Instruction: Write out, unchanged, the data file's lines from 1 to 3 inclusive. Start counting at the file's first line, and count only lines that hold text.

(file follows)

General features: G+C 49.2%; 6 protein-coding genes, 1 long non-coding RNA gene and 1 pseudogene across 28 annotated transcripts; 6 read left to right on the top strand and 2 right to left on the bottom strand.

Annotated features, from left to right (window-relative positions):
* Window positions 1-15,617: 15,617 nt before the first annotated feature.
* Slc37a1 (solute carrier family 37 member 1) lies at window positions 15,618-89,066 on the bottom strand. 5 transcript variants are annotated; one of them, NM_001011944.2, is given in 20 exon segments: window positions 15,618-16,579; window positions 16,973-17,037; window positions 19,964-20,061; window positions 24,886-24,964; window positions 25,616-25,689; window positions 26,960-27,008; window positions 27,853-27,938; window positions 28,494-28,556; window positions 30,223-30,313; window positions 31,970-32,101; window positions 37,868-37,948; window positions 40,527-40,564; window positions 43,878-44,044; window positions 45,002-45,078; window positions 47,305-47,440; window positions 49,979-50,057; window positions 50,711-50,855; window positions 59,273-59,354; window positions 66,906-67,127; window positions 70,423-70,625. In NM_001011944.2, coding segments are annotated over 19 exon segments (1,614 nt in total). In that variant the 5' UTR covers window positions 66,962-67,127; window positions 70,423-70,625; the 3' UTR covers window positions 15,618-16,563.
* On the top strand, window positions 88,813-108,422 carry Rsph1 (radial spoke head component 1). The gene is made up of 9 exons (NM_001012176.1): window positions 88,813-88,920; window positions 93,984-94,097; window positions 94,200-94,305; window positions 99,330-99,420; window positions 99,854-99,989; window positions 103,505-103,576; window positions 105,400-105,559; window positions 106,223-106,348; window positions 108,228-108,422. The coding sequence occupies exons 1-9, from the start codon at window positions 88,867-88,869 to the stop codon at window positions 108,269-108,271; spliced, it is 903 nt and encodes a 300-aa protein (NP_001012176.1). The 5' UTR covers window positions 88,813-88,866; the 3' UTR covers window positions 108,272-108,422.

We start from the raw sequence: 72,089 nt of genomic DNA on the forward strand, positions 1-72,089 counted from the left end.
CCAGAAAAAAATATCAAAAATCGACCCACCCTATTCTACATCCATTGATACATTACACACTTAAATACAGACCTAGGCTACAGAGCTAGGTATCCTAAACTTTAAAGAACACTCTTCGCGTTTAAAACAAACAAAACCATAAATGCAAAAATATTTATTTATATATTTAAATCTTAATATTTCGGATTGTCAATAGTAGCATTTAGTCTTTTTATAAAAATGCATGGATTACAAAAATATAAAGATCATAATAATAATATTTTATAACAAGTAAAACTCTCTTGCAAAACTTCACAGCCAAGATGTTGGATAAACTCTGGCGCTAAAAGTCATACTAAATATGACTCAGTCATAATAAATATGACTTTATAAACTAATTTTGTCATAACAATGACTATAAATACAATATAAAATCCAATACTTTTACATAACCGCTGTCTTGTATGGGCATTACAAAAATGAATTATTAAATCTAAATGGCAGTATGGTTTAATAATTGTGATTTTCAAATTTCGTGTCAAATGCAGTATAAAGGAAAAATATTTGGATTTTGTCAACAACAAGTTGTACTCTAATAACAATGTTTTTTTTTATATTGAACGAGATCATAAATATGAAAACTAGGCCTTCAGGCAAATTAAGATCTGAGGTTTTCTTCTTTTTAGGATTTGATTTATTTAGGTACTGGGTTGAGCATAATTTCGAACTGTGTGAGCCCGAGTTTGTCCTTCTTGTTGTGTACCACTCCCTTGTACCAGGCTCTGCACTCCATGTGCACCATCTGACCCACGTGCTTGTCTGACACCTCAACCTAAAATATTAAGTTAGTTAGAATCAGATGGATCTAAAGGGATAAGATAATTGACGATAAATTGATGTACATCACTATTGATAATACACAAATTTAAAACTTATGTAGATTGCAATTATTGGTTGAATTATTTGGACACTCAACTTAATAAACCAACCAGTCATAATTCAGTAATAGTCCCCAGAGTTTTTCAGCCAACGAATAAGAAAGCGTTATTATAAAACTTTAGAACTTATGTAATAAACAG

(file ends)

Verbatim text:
General features: G+C 49.2%; 6 protein-coding genes, 1 long non-coding RNA gene and 1 pseudogene across 28 annotated transcripts; 6 read left to right on the top strand and 2 right to left on the bottom strand.

Annotated features, from left to right (window-relative positions):
* Window positions 1-15,617: 15,617 nt before the first annotated feature.